The 100% self-sufficient Boat

The Energy Observer is a 100% energy self-sufficient boat, sailing around the world to prove the usefulness of cutting-edge technologies, including a hydrogen fuel cell made with help from Toyota.

Somewhere in the vast ocean, a little boat covered in solar panels is doing something extraordinary: making its own hydrogen fuel from the seawater underneath it.

Hydrogen has long been touted as a clean-energy alternative to fossil fuels, though it has so far failed to catch on in our daily lives. People don’t want to buy hydrogen cars until there are enough hydrogen refueling stations — and there’s not much incentive to build hydrogen refueling stations until more people are driving hydrogen cars. That’s one thing the Energy Observer team hopes to change.

The Energy Observer uses a patchwork of different cutting-edge technologies to generate enough energy to power nine homes each day. During the day, 200 square meters of solar panels charge up the boat’s lithium ion batteries. Any extra energy is stored as hydrogen, thanks to a special fuel cell that goes by the name Rex H2 (short for Range Extender H2).

The Rex H2 was made by Toyota, using components from Toyota’s hydrogen-powered Mirai vehicle line. The fuel cell brings in seawater, removes the salt and then separates the H from the pure H20 with electricity.

When the Energy Observer began its journey in 2017, it could only produce hydrogen while stopped. That changed in a big way with the addition of the Oceanwings, 12-meter sails that improved the efficiency of the Energy Observer from 18% to 42%, to the point where it can now produce hydrogen even while sailing.

While there is a raging debate between proponents of hydrogen fuel cells — including Toyota — and proponents of lithium ion batteries — like Tesla’s Elon Musk — over which technology is best for powering the post-fossil fuel vehicles of the future, one of the main benefits of hydrogen is its ability to store more more electricity by weight than its lithium ion competition. This benefit is especially useful at sea, where weight capacity is an important consideration.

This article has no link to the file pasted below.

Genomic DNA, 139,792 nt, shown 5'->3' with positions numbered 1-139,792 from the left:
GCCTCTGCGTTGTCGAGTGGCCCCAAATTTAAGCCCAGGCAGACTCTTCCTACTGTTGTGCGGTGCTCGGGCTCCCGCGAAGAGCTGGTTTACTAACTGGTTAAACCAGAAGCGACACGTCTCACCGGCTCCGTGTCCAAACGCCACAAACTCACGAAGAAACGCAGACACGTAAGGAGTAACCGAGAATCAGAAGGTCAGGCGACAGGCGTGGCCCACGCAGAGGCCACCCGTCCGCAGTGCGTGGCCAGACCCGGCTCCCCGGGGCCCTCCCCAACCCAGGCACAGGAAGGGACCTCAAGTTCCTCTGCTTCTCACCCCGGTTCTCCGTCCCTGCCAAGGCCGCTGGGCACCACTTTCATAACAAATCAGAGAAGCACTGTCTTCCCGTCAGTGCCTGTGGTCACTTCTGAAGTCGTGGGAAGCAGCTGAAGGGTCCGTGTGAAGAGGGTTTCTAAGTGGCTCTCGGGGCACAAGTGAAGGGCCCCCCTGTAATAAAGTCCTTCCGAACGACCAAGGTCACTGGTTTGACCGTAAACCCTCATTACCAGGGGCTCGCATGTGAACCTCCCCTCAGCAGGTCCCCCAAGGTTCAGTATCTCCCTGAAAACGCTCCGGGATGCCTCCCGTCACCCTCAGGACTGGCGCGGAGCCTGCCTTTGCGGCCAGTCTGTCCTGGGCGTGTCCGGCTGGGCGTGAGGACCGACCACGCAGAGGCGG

Because fossil fuels have had more than a century’s head start, we now find ourselves far beyond the point of any one technology being a silver bullet for our growing energy needs. A sustainable future will require a patchwork of new technologies, like the one powering the Energy Observer — and the investment to develop and scale them up for future generations.

Danish Delegation in Iran Eyes Shipping, Energy Deals

The Danish foreign ministry said its minister, Kristian Jensen, travelled to Tehran with a delegation representing 58 companies on Monday and that exports could increase by 500 million Danish crowns ($72 million) once sanctions against Iran’s nuclear programme are lifted.
News agency Shana cited Iranian Petroleum Minister Bijan Zanganeh as saying Danish companies were interested in developing oil fields in the Caspian Sea including the South Pars gas field, which also produces condensates.
Global conglomerate A.P. Moller-Maersk is in the oil industry through its Maersk Oil unit. The company declined to give details of any talks it had with Iranian officials.
The Mehr news agency also cited the Islamic Republic of Iran Shipping Lines (IRISL) as saying that Maersk Line, the world’s largest container shipping company, would begin services to Iranian ports.
“We can confirm that we have met with representatives from the Iranian government to discuss possible projects. Nothing has been agreed and we cannot share further details,” Maersk said in a statement.
Mehr also cited Energy Minister Hamid Chitchian as saying that Denmark offered to invest in the construction of a wind turbine factory.
Denmark’s Vestas, the world’s largest wind turbine maker, said its representatives were present in Tehran and the company was looking into opportunities there but would not elaborate on any talks.
One early Danish mover on Iran was drug maker Novo Nordisk which said in September it would build a $78 million manufacturing plant in the country, signalling what it called a “long-term commitment to Iran”.
The Danish foreign ministry directed questions to its delegation in Iran, which confirmed a memorandum had been signed with Tehran on insuring Danish exports to Iran but declined to comment on other individual business talks.
(By Sabina Zawadzki)